October 22, 2015
Boeing’s disclosure of the materials use in its 787 project offers a clue to the popularity of composites. The 787’s airframe comprises “nearly half carbon fiber reinforced plastic and other composites,” according to the aerospace giant. “This approach offers weight savings on average of 20% compared to more conventional aluminum designs ... The 777 composite tail is 25% larger than the 767’s aluminum tail, yet requires 35% fewer scheduled maintenance labor hours. This labor hour reduction is due to the result of a reduced risk of corrosion and fatigue of composites compared with metal.”
But working with composites may not be as straightforward as, say, building something out of plastic or steel. For a start, composites are anisotropic—that is, they do not stretch, break, or deform the same way in all different directions like traditional metal. Another challenge is the difficulty to obtain material data, something crucial if you’re pursing simulation-driven design. Composite material properties and characteristics don’t come in a handbook. Some lab testing might be required to obtain them before you can properly simulate their mechanical, thermal, and aerodynamic behaviors inside a computer-aided engineering (CAE) package.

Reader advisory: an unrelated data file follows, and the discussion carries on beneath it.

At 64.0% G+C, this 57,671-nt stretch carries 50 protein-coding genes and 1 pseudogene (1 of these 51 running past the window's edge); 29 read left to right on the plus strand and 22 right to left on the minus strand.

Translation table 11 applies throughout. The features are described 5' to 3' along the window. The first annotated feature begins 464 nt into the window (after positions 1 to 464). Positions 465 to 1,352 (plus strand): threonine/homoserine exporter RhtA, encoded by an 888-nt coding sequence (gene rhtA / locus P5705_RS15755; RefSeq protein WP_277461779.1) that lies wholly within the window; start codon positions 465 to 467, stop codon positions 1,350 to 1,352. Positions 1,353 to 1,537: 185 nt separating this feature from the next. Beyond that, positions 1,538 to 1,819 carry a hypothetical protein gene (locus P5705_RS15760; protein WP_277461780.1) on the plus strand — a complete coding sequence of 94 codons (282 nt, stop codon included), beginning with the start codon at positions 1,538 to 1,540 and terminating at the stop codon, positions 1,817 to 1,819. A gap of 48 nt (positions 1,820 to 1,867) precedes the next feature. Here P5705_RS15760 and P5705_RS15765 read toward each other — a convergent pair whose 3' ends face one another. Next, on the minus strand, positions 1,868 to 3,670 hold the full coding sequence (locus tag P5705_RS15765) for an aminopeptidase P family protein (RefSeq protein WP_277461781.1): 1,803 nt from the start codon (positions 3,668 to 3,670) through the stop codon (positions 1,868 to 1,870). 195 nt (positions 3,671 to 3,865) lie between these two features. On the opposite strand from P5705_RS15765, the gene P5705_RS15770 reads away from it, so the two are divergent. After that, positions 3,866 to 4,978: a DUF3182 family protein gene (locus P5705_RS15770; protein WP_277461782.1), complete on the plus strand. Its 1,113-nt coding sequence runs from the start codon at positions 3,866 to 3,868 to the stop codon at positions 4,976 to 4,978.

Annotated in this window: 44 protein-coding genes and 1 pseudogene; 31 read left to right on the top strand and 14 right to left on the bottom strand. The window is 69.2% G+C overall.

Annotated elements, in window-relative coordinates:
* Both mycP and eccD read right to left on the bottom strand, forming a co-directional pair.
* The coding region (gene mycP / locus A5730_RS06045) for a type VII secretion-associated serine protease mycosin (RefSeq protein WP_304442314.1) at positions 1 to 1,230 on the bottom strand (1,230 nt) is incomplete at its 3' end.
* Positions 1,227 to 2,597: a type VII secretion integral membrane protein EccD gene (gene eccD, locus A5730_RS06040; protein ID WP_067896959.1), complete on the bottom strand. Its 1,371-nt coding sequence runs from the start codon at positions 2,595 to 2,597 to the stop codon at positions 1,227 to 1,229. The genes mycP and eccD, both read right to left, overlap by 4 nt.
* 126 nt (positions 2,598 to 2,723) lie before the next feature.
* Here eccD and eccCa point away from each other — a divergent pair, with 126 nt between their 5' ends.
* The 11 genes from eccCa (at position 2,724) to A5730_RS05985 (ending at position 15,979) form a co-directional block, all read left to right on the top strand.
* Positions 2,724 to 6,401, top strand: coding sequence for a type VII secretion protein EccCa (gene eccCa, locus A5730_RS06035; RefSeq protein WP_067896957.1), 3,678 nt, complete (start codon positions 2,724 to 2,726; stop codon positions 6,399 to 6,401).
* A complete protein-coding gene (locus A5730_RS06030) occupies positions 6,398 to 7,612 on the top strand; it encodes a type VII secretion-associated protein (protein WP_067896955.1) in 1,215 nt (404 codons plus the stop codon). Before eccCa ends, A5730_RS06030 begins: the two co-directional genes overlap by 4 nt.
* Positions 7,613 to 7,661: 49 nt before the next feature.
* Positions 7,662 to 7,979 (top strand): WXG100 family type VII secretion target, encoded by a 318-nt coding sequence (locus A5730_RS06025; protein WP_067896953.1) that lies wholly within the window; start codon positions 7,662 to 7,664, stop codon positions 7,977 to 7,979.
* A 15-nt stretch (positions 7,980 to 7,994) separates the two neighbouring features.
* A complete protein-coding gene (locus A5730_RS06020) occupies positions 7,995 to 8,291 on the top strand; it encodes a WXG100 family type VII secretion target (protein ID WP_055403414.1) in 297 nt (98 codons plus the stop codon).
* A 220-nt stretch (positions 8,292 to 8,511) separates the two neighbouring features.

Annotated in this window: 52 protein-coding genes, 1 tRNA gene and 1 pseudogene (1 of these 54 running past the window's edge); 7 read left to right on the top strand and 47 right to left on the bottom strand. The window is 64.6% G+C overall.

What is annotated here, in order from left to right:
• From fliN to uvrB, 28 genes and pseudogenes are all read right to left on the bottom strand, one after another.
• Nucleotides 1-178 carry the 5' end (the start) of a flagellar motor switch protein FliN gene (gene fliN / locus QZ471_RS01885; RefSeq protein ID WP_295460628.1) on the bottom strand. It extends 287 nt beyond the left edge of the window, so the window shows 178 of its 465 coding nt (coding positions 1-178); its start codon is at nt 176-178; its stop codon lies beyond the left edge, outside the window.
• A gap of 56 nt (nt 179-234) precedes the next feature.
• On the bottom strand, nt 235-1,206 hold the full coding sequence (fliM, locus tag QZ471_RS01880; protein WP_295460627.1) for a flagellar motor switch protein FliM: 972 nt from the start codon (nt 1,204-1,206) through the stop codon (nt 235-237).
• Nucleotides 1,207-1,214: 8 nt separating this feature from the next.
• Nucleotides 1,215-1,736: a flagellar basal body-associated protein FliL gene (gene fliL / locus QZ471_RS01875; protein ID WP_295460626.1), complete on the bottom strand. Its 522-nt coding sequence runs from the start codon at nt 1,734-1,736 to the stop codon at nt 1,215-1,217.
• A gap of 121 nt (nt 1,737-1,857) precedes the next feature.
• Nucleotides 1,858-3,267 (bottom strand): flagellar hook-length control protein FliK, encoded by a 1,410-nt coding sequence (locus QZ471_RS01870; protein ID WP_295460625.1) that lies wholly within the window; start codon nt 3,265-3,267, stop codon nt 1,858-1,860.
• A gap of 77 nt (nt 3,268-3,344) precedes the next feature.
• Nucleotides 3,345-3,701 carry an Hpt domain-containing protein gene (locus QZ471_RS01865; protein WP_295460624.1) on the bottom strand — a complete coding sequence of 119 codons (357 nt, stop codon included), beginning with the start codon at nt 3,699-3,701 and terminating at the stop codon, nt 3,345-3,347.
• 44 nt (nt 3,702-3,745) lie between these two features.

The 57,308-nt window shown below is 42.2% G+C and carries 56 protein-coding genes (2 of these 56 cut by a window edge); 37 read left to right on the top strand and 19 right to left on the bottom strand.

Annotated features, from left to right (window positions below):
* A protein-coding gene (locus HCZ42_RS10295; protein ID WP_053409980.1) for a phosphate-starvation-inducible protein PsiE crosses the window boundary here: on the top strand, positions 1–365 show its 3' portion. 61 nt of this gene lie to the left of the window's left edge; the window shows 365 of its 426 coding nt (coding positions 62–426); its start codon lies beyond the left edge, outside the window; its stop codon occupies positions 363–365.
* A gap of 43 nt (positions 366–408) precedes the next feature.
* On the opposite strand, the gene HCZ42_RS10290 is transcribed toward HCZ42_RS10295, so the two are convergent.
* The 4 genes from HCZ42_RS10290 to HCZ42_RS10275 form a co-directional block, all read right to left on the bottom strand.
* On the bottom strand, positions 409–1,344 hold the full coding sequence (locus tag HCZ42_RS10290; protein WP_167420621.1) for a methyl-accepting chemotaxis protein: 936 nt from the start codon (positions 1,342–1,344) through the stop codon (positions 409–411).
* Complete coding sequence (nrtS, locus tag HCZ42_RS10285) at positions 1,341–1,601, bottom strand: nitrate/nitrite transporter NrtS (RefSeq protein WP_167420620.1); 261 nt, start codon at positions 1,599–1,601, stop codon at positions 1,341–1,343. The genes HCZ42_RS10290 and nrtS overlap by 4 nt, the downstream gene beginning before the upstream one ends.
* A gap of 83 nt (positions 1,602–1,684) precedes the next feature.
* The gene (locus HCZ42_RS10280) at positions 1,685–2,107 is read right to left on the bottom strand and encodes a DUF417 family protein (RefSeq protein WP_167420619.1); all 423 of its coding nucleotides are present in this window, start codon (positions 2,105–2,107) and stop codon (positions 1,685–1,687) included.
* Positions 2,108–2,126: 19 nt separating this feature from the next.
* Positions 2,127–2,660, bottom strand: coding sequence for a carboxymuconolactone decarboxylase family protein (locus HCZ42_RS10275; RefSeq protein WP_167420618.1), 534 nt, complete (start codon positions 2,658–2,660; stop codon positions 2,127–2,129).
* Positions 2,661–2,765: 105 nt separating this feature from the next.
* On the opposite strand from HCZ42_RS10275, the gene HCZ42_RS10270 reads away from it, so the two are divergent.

To explore the promise—and pitfalls—of composites, we assembled the following panel for Tuesday Oct 27, 2 PM Eastern (11 AM Pacific).
- Craig Blue, CEO, Institute for Advanced Composites Manufacturing Innovation
- Dr. Vlastimil Kunc, Materials Engineering, Oak Ridge National Laboratory
- Russell Elkin, Baltek Inc.
I hope you join us!
To register, go here.